The Case Against Secession

2012_The_Case_Against_SecessionI can understand the angst of many Americans after the last elections. There is the growing sensation that government is not responsive anymore to the needs and desires of countless citizens in the vast red-state heartland.

Many want out and see secession from the Union as a way to leave the problem behind. Others simply want to register their protest and as a knee jerk reaction signed one of the numerous petitions asking for secession. All this is understandable – although if one’s problem with the government has reached the point of asking for secession, the last place I would want my name is on a petition lodged on the databases of the White House’s computers.

While I can understand the frustration, I take issue with secession for several reasons. The first is because I do not think it will resolve the problem. I am only too willing to admit that the federal government inside the beltway leaves much to be desired. However, our federal legislators come from the states. The main problem lies with the insufficiency of our whole political class and it extends across state lines. The dearth of leadership we experience is universal. I do not see any guarantees that the problems that are the cause of so much frustration on the federal level will not repeat themselves on the state level. Exchanging one set of federal unresponsive leaders for a set of similar state leaders hardly seems a solution.

The second reason is the fact that our American states are not nations. Any declaration of secession would be artificial. A nation like ours is not a corporate conglomerate that can spin off companies at will. A nation is formed organically when a collection of social units coalesces into a clearly distinctive whole. It forms an ethnic, cultural, social, economic, and political unity unable to be included or federated into any other one. Our American states do not yet form such unities since they are so intertwined culturally, economically and politically as to render this division extremely difficult.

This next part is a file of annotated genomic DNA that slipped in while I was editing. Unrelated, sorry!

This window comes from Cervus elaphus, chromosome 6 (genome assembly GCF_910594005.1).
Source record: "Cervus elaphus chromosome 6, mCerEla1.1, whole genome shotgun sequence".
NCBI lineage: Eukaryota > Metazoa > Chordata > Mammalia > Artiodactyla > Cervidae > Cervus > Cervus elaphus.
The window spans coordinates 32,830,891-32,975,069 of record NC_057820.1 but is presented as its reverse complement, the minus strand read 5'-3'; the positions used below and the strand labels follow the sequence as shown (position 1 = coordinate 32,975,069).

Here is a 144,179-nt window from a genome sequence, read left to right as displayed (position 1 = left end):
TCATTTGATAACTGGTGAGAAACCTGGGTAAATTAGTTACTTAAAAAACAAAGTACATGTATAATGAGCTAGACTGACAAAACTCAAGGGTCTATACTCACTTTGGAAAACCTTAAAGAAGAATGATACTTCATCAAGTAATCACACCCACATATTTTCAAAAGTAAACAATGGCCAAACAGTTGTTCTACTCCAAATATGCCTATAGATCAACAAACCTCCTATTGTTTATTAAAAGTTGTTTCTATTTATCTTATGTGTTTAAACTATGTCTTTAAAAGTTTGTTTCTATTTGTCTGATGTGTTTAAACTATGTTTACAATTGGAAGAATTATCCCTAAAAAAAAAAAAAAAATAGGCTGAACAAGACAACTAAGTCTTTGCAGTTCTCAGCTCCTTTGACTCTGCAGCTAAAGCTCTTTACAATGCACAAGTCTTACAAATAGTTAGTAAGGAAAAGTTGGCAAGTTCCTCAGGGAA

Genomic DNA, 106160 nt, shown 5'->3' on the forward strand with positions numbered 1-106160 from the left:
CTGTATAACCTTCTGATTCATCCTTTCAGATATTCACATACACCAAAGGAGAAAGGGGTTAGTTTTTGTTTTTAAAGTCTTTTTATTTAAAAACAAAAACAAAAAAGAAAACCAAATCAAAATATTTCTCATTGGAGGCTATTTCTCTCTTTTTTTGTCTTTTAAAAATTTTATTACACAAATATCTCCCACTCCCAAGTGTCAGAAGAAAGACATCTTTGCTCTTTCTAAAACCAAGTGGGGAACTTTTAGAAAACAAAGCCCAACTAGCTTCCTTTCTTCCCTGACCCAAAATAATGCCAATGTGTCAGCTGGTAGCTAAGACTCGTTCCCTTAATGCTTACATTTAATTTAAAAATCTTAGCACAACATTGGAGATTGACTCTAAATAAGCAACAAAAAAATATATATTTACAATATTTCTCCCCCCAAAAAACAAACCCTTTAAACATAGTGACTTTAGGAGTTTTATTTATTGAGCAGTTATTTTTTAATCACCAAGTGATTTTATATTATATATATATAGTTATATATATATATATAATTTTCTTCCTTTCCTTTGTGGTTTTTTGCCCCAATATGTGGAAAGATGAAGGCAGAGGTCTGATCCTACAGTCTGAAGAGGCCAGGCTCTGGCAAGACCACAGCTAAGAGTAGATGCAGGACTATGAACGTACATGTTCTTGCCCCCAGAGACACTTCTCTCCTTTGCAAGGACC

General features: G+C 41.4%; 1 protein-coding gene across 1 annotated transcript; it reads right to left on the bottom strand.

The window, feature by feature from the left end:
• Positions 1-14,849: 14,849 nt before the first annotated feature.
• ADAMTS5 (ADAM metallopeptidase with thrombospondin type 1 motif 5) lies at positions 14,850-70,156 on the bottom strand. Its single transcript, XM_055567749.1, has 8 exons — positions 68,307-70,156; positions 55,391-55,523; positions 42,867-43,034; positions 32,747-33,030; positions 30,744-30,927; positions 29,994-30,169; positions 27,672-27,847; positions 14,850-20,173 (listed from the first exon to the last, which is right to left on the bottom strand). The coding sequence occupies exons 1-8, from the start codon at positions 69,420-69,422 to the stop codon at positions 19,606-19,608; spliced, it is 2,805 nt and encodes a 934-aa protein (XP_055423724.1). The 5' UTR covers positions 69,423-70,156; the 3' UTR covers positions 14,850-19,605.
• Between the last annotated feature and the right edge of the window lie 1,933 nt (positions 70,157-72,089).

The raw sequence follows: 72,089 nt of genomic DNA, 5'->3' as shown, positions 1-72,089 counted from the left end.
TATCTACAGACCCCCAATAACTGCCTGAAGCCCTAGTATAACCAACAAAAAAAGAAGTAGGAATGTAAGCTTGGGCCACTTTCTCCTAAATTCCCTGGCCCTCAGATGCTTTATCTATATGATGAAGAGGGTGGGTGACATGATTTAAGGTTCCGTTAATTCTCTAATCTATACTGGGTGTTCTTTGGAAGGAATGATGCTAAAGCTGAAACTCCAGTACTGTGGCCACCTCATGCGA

Moreover, the duties of a nation are to safeguard the common good, provide for the common defense and foster the general prosperity. While I admire the courage of the Pennsylvania National Guard in the state where I live, I do not confide in their limited abilities to safeguard me against nuclear attack, global threats… or more powerful neighboring states. There are a number of duties that belong to the nation alone that our states are unprepared to assume. Nor do I see state leaderships with the moral courage to form new nations and inspire virtuous life in common.

The final reason I am against secession is that I do not identify with a state as I do with the nation. As a native Kansan, I have deep roots in the Midwest. However, like so many Americans I have lived in numerous states yet have no special link with any of them. While I have a great esteem for my present state of residence and also my state of birth, it is not the same as that for my country. Try as I might, I cannot awaken in my soul the same patriotic sentiments for Pennsylvania that I feel for America.

Like it or not (and I like it), we are Americans and we identify with America because it is our native land with a common history and culture. I have always been proud to be an American. For me, the American flag means something. And I would be willing to sacrifice myself for this nation that I love, have always loved, and which God has so blessed.

I realize that there are those with an agenda that are destroying my country. But my reaction should not be to abandon my country in its time of need but to come to its aid. It should be an attitude of “love it, don’t leave it.”

The real solution is to identify and address the problems. What we need now are unifying principles that will bring us back together and help us weather the crisis that looms upon the horizon. We need a return to order that will allow us to find organic, not artificial, solutions to the very real problems that plague us. This is an important theme of my book, Return to Order: From a Frenzied Economy to an Organic Christian Society – Where We’ve Been, How We Got Here and Where We Need to Go.

If we have problems, then let us, as in time past, solve these problems not by running from them but by facing them. Let each state contribute its part, but let us face this crisis together like proud Americans.

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